ONE million books from Manchester's Central Library – including valuable volumes dating back to the 15th century - are to be put into temporarily storage with many going deep underground in the Cheshire salt mines.
Central Library will re-open in 2013 with a new state-of-the-art lending library, electronic catalogue and archive centre, to bring historic local collections under one roof. A one-stop customer services centre will also be created on the ground floor of the town hall extension.
Works from the city's reference library will be stored in the mines, hundreds of feet below ground, for the next three years while the landmark city centre site undergoes a massive refurbishment to save it from ruin.
Experts say the mine's caverns – the size of 700 football pitches - provide the perfect environment for preserving the manuscripts, which include the works of eminent academics.
Originally posted by Rising Against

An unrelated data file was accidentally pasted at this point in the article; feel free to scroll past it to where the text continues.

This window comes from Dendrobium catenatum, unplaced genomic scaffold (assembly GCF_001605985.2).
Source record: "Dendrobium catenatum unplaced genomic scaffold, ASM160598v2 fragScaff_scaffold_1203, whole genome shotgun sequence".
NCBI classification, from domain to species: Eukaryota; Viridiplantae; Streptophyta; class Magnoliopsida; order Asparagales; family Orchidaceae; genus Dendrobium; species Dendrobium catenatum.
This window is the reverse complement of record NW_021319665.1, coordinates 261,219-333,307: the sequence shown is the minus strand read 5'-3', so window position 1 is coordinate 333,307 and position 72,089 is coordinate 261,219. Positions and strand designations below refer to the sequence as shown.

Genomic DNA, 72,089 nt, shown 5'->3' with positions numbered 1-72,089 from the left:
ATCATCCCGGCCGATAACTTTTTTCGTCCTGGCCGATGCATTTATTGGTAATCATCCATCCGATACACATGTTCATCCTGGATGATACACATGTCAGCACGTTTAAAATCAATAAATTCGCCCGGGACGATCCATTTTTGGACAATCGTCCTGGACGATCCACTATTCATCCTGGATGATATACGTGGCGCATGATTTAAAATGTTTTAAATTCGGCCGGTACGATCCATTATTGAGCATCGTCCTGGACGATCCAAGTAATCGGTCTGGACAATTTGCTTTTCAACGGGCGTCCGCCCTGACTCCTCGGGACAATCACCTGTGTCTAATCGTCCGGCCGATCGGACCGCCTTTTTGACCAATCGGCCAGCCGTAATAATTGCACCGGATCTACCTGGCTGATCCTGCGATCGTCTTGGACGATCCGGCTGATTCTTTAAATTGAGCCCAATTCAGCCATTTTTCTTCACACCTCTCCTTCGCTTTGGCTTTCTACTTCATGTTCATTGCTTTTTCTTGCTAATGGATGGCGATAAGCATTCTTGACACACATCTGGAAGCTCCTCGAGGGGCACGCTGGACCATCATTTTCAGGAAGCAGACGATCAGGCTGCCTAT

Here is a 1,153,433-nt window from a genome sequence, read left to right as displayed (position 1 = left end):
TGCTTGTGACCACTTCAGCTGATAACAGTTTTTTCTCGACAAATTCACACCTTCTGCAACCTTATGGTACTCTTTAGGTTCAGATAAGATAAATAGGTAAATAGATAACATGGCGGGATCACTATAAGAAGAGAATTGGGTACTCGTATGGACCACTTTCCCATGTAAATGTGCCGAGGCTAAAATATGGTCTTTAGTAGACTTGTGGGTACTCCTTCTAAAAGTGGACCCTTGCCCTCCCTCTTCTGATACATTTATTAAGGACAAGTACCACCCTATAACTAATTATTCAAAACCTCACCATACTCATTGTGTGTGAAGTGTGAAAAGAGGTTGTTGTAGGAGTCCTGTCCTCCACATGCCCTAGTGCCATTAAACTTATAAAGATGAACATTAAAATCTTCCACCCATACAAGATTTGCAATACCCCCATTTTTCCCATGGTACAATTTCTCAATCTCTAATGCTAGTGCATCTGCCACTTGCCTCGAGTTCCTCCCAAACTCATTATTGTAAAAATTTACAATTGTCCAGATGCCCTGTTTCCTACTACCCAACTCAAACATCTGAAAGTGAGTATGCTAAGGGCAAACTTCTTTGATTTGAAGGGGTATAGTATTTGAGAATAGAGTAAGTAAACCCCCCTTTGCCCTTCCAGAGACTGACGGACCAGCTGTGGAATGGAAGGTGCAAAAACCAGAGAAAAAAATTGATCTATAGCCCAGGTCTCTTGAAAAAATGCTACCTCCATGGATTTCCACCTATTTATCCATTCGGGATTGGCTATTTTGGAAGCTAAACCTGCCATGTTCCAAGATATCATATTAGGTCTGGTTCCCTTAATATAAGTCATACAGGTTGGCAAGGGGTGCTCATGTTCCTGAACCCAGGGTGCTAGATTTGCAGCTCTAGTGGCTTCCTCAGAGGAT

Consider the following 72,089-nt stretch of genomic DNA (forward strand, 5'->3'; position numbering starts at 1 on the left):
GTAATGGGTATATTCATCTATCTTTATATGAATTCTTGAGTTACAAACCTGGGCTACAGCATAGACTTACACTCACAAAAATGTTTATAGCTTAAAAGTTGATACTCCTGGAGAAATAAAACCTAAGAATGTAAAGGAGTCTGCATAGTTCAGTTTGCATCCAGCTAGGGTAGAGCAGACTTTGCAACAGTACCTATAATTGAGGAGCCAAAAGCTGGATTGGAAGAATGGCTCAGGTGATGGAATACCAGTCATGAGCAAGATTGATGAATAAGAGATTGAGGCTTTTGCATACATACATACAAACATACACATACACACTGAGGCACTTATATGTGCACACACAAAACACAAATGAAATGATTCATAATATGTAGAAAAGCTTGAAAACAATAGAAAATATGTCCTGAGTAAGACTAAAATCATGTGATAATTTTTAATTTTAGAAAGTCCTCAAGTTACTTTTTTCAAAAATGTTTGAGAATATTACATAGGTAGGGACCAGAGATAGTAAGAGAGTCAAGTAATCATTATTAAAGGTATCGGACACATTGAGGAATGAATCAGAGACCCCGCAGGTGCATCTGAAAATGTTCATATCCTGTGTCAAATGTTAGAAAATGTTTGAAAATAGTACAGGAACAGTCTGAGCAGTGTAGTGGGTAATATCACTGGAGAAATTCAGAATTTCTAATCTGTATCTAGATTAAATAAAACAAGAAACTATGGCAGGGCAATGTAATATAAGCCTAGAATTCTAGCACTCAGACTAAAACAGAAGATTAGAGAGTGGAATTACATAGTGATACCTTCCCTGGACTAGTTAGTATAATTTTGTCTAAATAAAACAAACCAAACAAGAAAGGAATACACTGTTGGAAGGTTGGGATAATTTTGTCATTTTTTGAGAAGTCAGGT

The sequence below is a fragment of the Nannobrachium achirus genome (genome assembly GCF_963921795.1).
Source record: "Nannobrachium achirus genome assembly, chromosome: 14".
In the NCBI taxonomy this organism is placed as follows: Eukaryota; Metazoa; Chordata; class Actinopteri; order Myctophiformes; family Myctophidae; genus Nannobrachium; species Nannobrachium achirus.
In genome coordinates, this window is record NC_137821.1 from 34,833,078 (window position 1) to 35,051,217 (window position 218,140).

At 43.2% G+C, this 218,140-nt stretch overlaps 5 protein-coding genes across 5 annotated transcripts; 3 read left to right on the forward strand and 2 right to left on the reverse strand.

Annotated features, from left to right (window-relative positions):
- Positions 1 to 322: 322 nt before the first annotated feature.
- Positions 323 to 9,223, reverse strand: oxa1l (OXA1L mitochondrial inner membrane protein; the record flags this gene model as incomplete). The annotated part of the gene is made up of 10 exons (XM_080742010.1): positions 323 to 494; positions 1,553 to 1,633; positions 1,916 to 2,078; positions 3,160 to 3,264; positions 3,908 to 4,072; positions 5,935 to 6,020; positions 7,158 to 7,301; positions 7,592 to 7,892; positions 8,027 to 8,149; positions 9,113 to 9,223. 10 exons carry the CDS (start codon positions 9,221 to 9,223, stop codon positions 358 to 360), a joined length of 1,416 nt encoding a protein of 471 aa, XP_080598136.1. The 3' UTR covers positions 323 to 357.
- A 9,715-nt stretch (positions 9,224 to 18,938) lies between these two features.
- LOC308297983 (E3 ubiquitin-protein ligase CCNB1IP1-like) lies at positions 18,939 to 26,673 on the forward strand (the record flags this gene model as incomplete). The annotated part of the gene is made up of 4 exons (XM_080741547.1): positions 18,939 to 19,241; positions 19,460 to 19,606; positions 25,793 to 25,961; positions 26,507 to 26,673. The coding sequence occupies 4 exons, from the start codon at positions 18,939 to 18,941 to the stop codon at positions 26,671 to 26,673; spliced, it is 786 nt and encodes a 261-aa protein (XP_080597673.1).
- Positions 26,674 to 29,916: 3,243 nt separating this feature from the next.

Oh don't get me wrong I definitely think that is a little bizarre to place them underground when you could (I’m assuming) place them in a storage somewhere by far more convenient.
More than 22 miles of shelving and one million books - including more than 30 works dating back to the 15th century and 44,000 published before 1850 - will be relocated to the mines, Elliot House and other temporary locations including the Royal Northern College of Music. The project is part of multi-million pound plans to transform and modernise St Peter's Square and the Town Hall Complex, bringing services and facilities up to date and carrying out vital restoration works to the listed buildings.
Originally posted by TheWalkingFox
Of all the places I could think to store rare books and such, a salt mine is probably near the last on the list. Good lord, are they just trying to give the professional restorationists some damage to work on to keep the poor bastards employed?
Salt + book = BAD